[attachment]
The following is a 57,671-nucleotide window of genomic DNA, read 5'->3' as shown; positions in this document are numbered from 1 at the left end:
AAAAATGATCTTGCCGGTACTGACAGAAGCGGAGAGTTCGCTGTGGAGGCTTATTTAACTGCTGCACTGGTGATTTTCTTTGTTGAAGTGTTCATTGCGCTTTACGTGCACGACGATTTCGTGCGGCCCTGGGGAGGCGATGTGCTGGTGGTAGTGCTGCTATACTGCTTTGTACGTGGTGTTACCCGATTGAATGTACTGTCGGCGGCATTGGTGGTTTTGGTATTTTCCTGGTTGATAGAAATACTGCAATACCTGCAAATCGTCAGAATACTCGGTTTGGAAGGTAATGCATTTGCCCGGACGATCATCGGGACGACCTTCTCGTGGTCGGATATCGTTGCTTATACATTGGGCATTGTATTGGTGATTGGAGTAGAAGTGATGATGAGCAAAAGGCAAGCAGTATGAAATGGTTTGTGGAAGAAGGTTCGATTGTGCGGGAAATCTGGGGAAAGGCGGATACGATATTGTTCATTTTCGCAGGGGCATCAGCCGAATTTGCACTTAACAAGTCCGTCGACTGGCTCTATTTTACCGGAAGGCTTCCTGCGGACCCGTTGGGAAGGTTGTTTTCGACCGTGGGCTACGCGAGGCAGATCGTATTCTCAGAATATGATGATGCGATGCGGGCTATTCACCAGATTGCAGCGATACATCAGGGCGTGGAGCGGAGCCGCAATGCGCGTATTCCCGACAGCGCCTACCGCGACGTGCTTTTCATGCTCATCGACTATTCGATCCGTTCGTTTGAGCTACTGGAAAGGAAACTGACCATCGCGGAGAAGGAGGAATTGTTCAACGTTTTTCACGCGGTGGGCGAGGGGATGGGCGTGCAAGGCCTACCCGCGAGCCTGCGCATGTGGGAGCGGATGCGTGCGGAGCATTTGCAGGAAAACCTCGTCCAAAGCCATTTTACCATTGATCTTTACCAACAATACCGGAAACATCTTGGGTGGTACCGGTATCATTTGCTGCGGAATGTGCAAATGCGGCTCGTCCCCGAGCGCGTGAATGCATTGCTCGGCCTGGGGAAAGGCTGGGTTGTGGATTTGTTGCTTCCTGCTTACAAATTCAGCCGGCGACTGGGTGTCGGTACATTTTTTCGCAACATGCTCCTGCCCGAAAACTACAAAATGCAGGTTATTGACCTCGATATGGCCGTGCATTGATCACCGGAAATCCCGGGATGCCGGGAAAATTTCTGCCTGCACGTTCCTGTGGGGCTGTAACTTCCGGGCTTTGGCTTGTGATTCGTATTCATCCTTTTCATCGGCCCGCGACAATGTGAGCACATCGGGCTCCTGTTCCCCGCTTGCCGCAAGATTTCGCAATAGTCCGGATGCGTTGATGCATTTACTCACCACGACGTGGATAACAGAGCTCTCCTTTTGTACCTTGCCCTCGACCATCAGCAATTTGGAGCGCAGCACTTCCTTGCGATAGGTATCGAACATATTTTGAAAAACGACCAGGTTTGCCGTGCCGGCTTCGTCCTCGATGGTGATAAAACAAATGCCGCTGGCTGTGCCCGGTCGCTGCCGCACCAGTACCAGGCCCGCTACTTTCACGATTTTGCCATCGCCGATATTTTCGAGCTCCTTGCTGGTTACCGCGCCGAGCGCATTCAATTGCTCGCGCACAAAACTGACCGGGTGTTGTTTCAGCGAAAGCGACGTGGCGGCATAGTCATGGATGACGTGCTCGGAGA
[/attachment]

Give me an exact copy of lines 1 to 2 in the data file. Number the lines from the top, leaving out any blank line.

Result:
The following is a 57,671-nucleotide window of genomic DNA, read 5'->3' as shown; positions in this document are numbered from 1 at the left end:
AAAAATGATCTTGCCGGTACTGACAGAAGCGGAGAGTTCGCTGTGGAGGCTTATTTAACTGCTGCACTGGTGATTTTCTTTGTTGAAGTGTTCATTGCGCTTTACGTGCACGACGATTTCGTGCGGCCCTGGGGAGGCGATGTGCTGGTGGTAGTGCTGCTATACTGCTTTGTACGTGGTGTTACCCGATTGAATGTACTGTCGGCGGCATTGGTGGTTTTGGTATTTTCCTGGTTGATAGAAATACTGCAATACCTGCAAATCGTCAGAATACTCGGTTTGGAAGGTAATGCATTTGCCCGGACGATCATCGGGACGACCTTCTCGTGGTCGGATATCGTTGCTTATACATTGGGCATTGTATTGGTGATTGGAGTAGAAGTGATGATGAGCAAAAGGCAAGCAGTATGAAATGGTTTGTGGAAGAAGGTTCGATTGTGCGGGAAATCTGGGGAAAGGCGGATACGATATTGTTCATTTTCGCAGGGGCATCAGCCGAATTTGCACTTAACAAGTCCGTCGACTGGCTCTATTTTACCGGAAGGCTTCCTGCGGACCCGTTGGGAAGGTTGTTTTCGACCGTGGGCTACGCGAGGCAGATCGTATTCTCAGAATATGATGATGCGATGCGGGCTATTCACCAGATTGCAGCGATACATCAGGGCGTGGAGCGGAGCCGCAATGCGCGTATTCCCGACAGCGCCTACCGCGACGTGCTTTTCATGCTCATCGACTATTCGATCCGTTCGTTTGAGCTACTGGAAAGGAAACTGACCATCGCGGAGAAGGAGGAATTGTTCAACGTTTTTCACGCGGTGGGCGAGGGGATGGGCGTGCAAGGCCTACCCGCGAGCCTGCGCATGTGGGAGCGGATGCGTGCGGAGCATTTGCAGGAAAACCTCGTCCAAAGCCATTTTACCATTGATCTTTACCAACAATACCGGAAACATCTTGGGTGGTACCGGTATCATTTGCTGCGGAATGTGCAAATGCGGCTCGTCCCCGAGCGCGTGAATGCATTGCTCGGCCTGGGGAAAGGCTGGGTTGTGGATTTGTTGCTTCCTGCTTACAAATTCAGCCGGCGACTGGGTGTCGGTACATTTTTTCGCAACATGCTCCTGCCCGAAAACTACAAAATGCAGGTTATTGACCTCGATATGGCCGTGCATTGATCACCGGAAATCCCGGGATGCCGGGAAAATTTCTGCCTGCACGTTCCTGTGGGGCTGTAACTTCCGGGCTTTGGCTTGTGATTCGTATTCATCCTTTTCATCGGCCCGCGACAATGTGAGCACATCGGGCTCCTGTTCCCCGCTTGCCGCAAGATTTCGCAATAGTCCGGATGCGTTGATGCATTTACTCACCACGACGTGGATAACAGAGCTCTCCTTTTGTACCTTGCCCTCGACCATCAGCAATTTGGAGCGCAGCACTTCCTTGCGATAGGTATCGAACATATTTTGAAAAACGACCAGGTTTGCCGTGCCGGCTTCGTCCTCGATGGTGATAAAACAAATGCCGCTGGCTGTGCCCGGTCGCTGCCGCACCAGTACCAGGCCCGCTACTTTCACGATTTTGCCATCGCCGATATTTTCGAGCTCCTTGCTGGTTACCGCGCCGAGCGCATTCAATTGCTCGCGCACAAAACTGACCGGGTGTTGTTTCAGCGAAAGCGACGTGGCGGCATAGTCATGGATGACGTGCTCGGAGA